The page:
Image: Little is known about the history of this building which dates from the 16th or 17th centuries, but it is conventionally described as the Pewterers’ Guildhall. Originally located in Wribbenhall, across the river from Bewdley, it was moved and rebuilt in Ombersley, Worcestershire in 1841. The local industry was evidently sufficiently important to require a guildhall.
[Image from: Bewdley Museum]
The Bewdley Bridgewardens’ Account Book contains the earliest references to the pewter trade in the town. Records do not always distinguish between braziers and pewterers, but eighteen are identified as stall holders at local fairs between 1573 and 1588. In the late 17th and early 18th century, one man, Thomas Smyth, had a business at 25 Load Street in the town. In 1719, the year of his death, an inventory valued his property at £313, a very substantial sum for the time. There is no evidence that the early pewterers were more than small concerns, employing perhaps an apprentice and journeyman labourer.
The first of the major 18th century manufacturers was Christopher Banks or Bancks who came to Bewdley in 1697 from Wigan in Lancashire, then one of the important centres of pewter manufacturing. His family had made pewter in Wigan for over one hundred years and Christopher Bancks had served his apprenticeship in the town. He arrived in Bewdley with a letter of introduction from Wigan’s mayor, which stated:
“Mr William Bancks is a real worker and maker of all sorts of pewter, and that he has served a lawful apprenticeship in the art, mystery and calling of pewterer, and that he is well disposed towards the Government and the Church of England as by law established.”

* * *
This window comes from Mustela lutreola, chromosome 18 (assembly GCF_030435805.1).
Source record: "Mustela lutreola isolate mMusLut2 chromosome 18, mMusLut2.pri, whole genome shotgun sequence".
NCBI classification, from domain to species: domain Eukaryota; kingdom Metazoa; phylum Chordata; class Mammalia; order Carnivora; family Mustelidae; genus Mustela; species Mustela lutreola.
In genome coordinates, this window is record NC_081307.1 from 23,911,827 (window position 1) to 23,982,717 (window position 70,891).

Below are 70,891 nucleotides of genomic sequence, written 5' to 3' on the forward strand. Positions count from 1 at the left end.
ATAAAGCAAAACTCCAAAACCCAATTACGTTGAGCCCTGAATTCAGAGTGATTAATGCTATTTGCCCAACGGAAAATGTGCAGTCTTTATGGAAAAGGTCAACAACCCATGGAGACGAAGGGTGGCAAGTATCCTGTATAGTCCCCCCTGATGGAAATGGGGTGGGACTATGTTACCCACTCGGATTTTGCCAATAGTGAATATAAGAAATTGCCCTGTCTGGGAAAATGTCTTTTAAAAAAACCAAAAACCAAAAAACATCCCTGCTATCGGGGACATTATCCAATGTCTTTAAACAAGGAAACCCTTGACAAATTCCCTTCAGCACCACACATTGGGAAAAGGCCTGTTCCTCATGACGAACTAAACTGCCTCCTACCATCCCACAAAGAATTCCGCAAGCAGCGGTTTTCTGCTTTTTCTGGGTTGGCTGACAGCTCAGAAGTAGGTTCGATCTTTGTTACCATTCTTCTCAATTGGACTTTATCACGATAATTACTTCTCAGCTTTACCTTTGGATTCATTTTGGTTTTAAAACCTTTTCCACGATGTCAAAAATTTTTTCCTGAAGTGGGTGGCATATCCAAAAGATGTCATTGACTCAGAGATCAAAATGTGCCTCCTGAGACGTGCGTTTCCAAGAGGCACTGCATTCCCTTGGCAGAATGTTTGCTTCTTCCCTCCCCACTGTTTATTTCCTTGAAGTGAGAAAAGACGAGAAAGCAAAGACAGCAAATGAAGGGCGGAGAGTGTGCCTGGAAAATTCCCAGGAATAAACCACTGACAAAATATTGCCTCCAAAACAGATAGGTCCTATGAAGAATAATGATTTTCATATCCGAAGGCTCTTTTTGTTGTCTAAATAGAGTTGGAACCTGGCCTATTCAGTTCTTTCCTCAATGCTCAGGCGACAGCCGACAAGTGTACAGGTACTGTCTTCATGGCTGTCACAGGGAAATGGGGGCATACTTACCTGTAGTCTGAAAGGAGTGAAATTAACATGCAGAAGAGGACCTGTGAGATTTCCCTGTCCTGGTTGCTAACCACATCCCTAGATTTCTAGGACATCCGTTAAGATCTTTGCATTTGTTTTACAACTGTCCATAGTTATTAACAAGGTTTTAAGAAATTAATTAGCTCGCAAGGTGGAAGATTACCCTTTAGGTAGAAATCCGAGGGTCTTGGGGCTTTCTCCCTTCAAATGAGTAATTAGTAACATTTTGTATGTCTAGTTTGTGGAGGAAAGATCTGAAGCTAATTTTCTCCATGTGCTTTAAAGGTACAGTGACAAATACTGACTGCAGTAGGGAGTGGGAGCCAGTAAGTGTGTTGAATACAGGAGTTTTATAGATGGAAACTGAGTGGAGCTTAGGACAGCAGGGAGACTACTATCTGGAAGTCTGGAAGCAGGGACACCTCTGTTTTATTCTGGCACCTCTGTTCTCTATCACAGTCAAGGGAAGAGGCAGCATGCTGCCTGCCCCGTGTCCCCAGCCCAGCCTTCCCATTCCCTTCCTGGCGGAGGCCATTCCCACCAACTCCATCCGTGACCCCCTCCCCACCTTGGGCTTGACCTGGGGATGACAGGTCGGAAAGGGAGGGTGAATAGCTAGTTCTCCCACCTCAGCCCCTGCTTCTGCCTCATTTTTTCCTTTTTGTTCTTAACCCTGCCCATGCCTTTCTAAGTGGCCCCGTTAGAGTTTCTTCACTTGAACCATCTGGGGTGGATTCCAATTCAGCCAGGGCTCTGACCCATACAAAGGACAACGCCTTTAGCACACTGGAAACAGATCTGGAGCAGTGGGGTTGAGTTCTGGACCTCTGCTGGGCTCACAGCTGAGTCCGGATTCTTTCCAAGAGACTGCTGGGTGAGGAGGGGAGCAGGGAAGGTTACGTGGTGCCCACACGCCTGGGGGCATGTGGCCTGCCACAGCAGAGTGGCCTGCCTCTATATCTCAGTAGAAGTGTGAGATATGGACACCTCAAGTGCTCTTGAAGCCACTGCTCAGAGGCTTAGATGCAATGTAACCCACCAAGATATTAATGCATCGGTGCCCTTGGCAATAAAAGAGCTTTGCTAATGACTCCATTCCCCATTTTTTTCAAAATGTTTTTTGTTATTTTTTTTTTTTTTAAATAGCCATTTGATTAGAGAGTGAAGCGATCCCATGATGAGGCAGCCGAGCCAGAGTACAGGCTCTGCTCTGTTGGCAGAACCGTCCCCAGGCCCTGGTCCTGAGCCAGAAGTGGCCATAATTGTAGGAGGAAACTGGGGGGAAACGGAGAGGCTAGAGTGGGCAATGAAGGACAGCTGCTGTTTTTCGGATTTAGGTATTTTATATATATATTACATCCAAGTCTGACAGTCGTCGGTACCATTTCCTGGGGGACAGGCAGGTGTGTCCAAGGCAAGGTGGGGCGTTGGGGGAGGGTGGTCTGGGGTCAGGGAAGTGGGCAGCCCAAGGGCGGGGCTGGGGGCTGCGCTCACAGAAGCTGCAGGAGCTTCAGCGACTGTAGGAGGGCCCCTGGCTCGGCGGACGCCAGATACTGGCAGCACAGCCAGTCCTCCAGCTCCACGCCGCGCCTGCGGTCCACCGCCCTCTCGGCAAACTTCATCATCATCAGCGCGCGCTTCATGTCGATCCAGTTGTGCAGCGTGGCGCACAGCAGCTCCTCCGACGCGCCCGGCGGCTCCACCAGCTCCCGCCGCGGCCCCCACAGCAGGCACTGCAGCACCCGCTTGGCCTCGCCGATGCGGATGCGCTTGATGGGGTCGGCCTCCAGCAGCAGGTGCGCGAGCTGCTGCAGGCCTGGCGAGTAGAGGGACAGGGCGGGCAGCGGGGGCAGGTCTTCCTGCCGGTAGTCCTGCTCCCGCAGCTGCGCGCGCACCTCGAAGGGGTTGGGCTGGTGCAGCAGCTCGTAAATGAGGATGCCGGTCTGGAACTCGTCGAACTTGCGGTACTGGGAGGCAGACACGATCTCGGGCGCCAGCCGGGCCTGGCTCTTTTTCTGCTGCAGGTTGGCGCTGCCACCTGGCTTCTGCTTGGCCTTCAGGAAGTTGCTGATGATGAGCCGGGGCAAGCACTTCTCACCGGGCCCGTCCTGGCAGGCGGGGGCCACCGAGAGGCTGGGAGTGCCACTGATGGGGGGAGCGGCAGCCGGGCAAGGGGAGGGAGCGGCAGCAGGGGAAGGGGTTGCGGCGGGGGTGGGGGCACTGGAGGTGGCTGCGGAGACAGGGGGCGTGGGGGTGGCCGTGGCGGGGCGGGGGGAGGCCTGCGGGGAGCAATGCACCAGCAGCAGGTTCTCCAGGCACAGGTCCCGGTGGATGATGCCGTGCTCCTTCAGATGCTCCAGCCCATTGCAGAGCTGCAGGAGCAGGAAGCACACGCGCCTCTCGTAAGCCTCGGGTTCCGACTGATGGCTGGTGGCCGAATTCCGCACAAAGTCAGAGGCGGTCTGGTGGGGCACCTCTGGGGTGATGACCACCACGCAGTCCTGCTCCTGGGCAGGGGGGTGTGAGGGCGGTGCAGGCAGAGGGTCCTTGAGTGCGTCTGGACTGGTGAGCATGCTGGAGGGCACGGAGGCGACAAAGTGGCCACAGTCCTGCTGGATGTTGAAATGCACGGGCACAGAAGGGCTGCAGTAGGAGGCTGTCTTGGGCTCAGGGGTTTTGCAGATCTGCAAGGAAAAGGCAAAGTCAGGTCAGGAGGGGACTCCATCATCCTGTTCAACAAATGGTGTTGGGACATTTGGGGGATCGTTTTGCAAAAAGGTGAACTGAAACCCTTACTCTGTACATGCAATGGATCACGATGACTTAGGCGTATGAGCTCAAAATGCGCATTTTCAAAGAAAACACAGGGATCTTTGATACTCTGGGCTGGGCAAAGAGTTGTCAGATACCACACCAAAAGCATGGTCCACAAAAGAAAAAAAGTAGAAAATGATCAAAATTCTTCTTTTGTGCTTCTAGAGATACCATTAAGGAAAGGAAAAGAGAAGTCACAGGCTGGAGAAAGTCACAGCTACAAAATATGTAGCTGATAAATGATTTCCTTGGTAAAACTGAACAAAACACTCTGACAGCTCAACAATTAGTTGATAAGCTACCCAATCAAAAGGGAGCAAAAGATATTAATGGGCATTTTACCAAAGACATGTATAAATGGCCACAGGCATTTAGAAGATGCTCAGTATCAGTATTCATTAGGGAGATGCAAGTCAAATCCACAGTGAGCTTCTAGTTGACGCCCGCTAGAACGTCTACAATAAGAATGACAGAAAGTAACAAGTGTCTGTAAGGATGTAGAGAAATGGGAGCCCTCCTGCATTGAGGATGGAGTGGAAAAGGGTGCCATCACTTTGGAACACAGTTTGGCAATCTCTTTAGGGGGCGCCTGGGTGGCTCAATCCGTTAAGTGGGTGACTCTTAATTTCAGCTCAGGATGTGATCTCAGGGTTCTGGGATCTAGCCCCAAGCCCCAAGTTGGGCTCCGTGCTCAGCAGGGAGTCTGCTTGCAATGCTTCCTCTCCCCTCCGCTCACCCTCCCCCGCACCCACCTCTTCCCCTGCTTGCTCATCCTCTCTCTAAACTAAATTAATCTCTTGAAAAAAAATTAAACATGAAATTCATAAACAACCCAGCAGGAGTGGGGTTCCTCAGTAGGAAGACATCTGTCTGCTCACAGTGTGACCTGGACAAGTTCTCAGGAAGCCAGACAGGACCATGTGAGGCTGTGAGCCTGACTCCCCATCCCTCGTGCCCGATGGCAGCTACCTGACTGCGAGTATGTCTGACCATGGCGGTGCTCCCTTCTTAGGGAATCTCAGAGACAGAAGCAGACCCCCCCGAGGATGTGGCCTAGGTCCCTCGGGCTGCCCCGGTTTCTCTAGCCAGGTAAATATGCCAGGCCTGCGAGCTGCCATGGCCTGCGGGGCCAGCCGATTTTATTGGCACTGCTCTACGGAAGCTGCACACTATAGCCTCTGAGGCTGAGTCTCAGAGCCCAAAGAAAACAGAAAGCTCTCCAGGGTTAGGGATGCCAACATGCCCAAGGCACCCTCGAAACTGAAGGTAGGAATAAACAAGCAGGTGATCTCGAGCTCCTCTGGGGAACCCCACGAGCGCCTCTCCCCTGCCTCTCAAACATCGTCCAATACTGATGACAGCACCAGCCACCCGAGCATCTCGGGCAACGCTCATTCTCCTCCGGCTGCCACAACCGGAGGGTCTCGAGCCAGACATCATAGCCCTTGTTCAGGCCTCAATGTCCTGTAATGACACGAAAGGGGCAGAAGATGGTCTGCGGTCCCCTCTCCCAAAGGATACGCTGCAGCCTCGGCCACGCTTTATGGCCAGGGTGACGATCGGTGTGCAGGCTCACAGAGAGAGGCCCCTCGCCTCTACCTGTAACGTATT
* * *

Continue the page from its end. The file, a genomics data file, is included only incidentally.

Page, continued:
There is evidence that other members of the Bancks family had settled in the area and it may be that he came to join a family business. His arrival coincided with a growth in the size of local businesses and Bancks was one of the largest. Christopher Bancks’ descendants ran a successful business in Bewdley until the 1830s. His grandson, Christopher Bancks II advertised in Aris’s Birmingham Gazette on 4 October 1784, for a journeyman pewterer, providing possible evidence of a local labour shortage. His death was recoded in the same newspaper in 1788, where he is described as an “Iron and brass founder, pewterer and brazier…” Like many other Bewdley pewterers, he had several sides to his activities. His sons, Christopher III and William operated the business until about 1790, when it was taken over by William’s son, Christopher Bancks IV. In 1834 he died and the business was acquired by Messrs William Stokes and John Smith. It continued into the late 19th century.« Previous in this sectionNext in this section »